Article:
The other one was from BHP Billiton. That was based around data from the world’s longest private heavy haul railway, which is operated by BHP here in Western Australia. That was about predicting delays in the system, which are very costly, and figuring out if the data from the network could be used to reduce those delays.

RJ: What were the winning solutions?

JS: The first-placed team produced an algorithm that searched across BHP data from the rail network and highlighted some areas of potential concern. It looked at where delays were likely and was able to surface those and make recommendations to the operators on what to do.

The second-placed team won on the back of the Caterpillar challenge. They looked at the data coming off those truck systems and were able to apply a relatively accurate prediction about what’s likely to happen on the truck and then use that data to provide feedback to the operators. But they went a step further to suggest some gamification techniques to change the behaviour of the operators.

RJ: What kind of behaviours are we talking about?

JS: I’m very much over-simplifying this but as you can imagine, doing things like slamming on the brakes in these trucks will create wear and performance issues over time. The shifting of gears, acceleration and deceleration - things like that in terms of improving the efficiency and reliability of the machinery.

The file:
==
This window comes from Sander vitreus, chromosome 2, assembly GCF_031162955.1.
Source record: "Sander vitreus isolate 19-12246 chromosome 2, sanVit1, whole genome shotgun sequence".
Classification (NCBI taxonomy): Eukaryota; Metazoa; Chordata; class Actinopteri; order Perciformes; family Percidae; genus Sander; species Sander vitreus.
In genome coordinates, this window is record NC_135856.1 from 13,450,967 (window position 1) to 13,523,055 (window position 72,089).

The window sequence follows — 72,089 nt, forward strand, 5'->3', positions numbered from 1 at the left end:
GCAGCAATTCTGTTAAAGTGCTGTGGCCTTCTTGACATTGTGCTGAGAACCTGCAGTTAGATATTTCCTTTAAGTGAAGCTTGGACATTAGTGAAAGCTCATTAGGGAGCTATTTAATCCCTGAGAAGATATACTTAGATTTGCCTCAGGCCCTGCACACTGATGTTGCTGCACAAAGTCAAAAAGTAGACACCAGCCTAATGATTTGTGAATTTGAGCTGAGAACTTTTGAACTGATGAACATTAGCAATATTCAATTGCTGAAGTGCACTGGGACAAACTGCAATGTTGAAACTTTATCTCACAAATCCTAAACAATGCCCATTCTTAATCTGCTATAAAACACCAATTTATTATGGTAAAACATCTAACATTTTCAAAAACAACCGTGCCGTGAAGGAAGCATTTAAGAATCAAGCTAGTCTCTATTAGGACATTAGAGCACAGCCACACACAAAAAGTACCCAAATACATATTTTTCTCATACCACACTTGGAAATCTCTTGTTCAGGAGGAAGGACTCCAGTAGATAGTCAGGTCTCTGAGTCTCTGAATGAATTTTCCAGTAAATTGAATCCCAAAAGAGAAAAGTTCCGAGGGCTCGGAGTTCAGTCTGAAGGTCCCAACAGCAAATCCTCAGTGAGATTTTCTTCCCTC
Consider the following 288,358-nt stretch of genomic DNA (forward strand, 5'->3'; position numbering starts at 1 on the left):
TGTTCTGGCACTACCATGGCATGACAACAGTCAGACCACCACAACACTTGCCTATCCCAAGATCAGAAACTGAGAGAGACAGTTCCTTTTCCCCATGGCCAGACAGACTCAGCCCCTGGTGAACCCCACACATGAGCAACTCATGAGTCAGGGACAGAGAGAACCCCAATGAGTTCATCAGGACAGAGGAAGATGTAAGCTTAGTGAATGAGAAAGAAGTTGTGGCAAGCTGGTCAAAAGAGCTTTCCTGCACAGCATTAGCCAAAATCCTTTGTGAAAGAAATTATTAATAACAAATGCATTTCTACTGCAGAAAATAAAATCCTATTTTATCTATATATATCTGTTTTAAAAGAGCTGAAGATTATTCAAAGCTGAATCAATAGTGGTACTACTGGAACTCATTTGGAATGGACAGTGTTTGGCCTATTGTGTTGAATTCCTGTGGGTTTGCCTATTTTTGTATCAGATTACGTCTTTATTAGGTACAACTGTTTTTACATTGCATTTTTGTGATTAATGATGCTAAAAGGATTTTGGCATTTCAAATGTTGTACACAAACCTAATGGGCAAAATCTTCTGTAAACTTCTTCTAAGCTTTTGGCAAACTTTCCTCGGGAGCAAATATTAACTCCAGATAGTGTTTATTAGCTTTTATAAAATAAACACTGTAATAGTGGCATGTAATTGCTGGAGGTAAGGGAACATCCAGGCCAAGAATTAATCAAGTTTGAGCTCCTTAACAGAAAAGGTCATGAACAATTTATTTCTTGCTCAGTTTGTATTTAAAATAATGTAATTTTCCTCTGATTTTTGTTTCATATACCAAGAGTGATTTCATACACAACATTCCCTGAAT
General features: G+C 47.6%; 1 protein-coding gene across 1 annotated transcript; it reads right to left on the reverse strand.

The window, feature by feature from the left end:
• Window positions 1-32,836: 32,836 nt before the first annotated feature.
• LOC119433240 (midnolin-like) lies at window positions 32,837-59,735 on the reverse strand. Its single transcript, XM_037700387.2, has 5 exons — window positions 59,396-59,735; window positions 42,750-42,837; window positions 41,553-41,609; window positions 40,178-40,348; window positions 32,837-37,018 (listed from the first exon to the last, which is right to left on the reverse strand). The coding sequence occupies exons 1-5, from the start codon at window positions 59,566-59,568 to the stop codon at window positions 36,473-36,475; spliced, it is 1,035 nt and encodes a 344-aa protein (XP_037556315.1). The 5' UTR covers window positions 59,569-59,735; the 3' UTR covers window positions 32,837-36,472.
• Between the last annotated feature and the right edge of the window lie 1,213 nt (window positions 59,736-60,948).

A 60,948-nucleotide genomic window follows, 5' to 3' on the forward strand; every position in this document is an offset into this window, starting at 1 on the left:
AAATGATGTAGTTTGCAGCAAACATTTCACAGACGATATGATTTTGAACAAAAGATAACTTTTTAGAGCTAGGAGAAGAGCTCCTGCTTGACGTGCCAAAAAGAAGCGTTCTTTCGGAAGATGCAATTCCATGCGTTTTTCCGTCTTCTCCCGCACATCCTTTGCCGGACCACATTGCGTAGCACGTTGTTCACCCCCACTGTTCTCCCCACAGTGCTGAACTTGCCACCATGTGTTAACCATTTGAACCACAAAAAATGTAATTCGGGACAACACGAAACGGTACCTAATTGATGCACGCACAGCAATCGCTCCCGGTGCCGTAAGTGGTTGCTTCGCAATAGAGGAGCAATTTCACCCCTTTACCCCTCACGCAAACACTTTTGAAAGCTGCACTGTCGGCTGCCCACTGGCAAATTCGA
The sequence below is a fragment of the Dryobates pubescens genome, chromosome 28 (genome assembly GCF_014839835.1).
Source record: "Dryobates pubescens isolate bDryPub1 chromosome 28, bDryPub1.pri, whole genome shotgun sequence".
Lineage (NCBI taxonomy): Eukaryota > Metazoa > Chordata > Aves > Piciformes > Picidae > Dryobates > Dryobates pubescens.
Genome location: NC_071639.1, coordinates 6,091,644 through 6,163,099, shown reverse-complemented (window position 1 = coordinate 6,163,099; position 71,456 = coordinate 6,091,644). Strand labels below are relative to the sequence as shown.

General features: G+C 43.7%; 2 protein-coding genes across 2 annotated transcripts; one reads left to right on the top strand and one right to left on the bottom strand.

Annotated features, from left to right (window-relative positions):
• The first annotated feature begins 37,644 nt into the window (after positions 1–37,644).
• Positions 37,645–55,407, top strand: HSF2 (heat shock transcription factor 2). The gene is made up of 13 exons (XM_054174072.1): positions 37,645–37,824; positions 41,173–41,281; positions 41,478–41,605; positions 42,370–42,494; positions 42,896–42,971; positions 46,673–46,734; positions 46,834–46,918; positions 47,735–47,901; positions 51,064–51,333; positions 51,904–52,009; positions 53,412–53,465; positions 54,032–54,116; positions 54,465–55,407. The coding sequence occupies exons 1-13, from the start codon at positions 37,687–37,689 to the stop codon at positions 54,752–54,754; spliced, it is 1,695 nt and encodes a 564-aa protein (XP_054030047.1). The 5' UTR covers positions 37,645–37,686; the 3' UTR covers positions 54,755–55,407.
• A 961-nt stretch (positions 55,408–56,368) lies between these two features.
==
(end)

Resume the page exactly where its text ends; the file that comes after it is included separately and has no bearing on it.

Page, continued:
RJ: From your conversations with industry partners, are mining companies looking to hire more programmers and data scientists?

JS: They certainly are but I don’t know if that’s the way forward. We are able to help those companies with an understanding of the kind of challenges they have and where they can get operational efficiencies. Just hiring some folks and throwing them at a problem isn’t going to help a lot.

We offer a kind of sandbox environment where they can try out a bunch of things and that gives them the ability to experiment with very low risk. Then if they see some technology that might have an impact on their bottom line then they can pursue it further…We’ve seen lots of positive outcomes from these events. People have been hired after their performance at an event, people have won contract work, and companies have been formed to commercialise the prototypes that have emerged.

RJ: What’s the next step? I gather a startup accelerator could be in the works.

JS: Before that San Francisco event we took a group of senior leaders from BHP, Gekko and others on an exploration of Silicon Valley. We took them to meet corporate venture capital arms, accelerators and some startups in the sector as a way to figure out not only what’s good about the Silicon Valley ecosystem but what our sector needs to do differently. What are our strengths and unique opportunities? We realised that we have to invest in a sustainable ecosystem around which we can scale technology ventures that introduce new technology to the industry.

What that means is a technology accelerator that take the best of those prototype technologies and themes, gives them feed capital and access to mentors and helps them to scale as quickly as possible. Last year we did a pilot programme like that. We took one company, Newton Labs, which came out of one our Hackathon events, and with the help of our industry mentors helped them win the National Innovator of the Year award [in Western Australia] and helped them get commercial trials of their technology on several large mine sites here. We are looking to scale it up to ten to 20 companies a year.